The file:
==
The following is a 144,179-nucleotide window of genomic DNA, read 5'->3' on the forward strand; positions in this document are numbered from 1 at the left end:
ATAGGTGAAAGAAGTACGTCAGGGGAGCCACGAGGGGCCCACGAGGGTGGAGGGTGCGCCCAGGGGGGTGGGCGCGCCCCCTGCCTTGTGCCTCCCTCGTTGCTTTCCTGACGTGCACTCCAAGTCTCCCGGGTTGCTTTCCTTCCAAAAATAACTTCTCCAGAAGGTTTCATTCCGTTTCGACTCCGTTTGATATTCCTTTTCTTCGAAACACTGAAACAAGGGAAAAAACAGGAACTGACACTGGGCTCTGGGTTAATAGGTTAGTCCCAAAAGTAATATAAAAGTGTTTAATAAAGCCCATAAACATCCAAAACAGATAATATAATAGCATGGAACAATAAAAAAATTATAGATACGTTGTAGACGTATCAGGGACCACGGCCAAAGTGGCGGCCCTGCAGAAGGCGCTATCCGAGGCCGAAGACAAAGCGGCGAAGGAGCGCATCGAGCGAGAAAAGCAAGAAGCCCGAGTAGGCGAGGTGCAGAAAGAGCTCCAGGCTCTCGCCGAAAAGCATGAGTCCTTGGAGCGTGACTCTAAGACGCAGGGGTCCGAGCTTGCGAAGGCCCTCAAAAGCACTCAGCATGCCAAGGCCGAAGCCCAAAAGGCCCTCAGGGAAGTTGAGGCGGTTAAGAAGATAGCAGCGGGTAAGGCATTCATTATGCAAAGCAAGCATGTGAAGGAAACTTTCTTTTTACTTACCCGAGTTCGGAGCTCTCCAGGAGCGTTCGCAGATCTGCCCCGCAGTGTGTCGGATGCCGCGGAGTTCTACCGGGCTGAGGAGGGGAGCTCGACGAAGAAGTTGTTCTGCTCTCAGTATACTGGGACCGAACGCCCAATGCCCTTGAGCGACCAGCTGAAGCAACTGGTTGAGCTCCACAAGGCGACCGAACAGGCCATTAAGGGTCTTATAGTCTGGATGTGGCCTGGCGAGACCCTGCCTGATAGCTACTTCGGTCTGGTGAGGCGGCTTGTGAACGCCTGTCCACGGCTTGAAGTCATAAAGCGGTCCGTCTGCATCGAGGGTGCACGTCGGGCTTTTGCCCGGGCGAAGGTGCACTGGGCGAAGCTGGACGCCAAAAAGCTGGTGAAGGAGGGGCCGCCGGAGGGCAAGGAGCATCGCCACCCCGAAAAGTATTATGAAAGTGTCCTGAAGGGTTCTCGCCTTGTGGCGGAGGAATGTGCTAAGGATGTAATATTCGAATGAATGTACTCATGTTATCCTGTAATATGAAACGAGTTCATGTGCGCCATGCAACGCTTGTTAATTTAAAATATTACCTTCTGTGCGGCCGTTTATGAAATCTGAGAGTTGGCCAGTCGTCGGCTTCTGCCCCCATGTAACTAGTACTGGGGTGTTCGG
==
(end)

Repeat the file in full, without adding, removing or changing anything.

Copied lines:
The following is a 144,179-nucleotide window of genomic DNA, read 5'->3' on the forward strand; positions in this document are numbered from 1 at the left end:
ATAGGTGAAAGAAGTACGTCAGGGGAGCCACGAGGGGCCCACGAGGGTGGAGGGTGCGCCCAGGGGGGTGGGCGCGCCCCCTGCCTTGTGCCTCCCTCGTTGCTTTCCTGACGTGCACTCCAAGTCTCCCGGGTTGCTTTCCTTCCAAAAATAACTTCTCCAGAAGGTTTCATTCCGTTTCGACTCCGTTTGATATTCCTTTTCTTCGAAACACTGAAACAAGGGAAAAAACAGGAACTGACACTGGGCTCTGGGTTAATAGGTTAGTCCCAAAAGTAATATAAAAGTGTTTAATAAAGCCCATAAACATCCAAAACAGATAATATAATAGCATGGAACAATAAAAAAATTATAGATACGTTGTAGACGTATCAGGGACCACGGCCAAAGTGGCGGCCCTGCAGAAGGCGCTATCCGAGGCCGAAGACAAAGCGGCGAAGGAGCGCATCGAGCGAGAAAAGCAAGAAGCCCGAGTAGGCGAGGTGCAGAAAGAGCTCCAGGCTCTCGCCGAAAAGCATGAGTCCTTGGAGCGTGACTCTAAGACGCAGGGGTCCGAGCTTGCGAAGGCCCTCAAAAGCACTCAGCATGCCAAGGCCGAAGCCCAAAAGGCCCTCAGGGAAGTTGAGGCGGTTAAGAAGATAGCAGCGGGTAAGGCATTCATTATGCAAAGCAAGCATGTGAAGGAAACTTTCTTTTTACTTACCCGAGTTCGGAGCTCTCCAGGAGCGTTCGCAGATCTGCCCCGCAGTGTGTCGGATGCCGCGGAGTTCTACCGGGCTGAGGAGGGGAGCTCGACGAAGAAGTTGTTCTGCTCTCAGTATACTGGGACCGAACGCCCAATGCCCTTGAGCGACCAGCTGAAGCAACTGGTTGAGCTCCACAAGGCGACCGAACAGGCCATTAAGGGTCTTATAGTCTGGATGTGGCCTGGCGAGACCCTGCCTGATAGCTACTTCGGTCTGGTGAGGCGGCTTGTGAACGCCTGTCCACGGCTTGAAGTCATAAAGCGGTCCGTCTGCATCGAGGGTGCACGTCGGGCTTTTGCCCGGGCGAAGGTGCACTGGGCGAAGCTGGACGCCAAAAAGCTGGTGAAGGAGGGGCCGCCGGAGGGCAAGGAGCATCGCCACCCCGAAAAGTATTATGAAAGTGTCCTGAAGGGTTCTCGCCTTGTGGCGGAGGAATGTGCTAAGGATGTAATATTCGAATGAATGTACTCATGTTATCCTGTAATATGAAACGAGTTCATGTGCGCCATGCAACGCTTGTTAATTTAAAATATTACCTTCTGTGCGGCCGTTTATGAAATCTGAGAGTTGGCCAGTCGTCGGCTTCTGCCCCCATGTAACTAGTACTGGGGTGTTCGG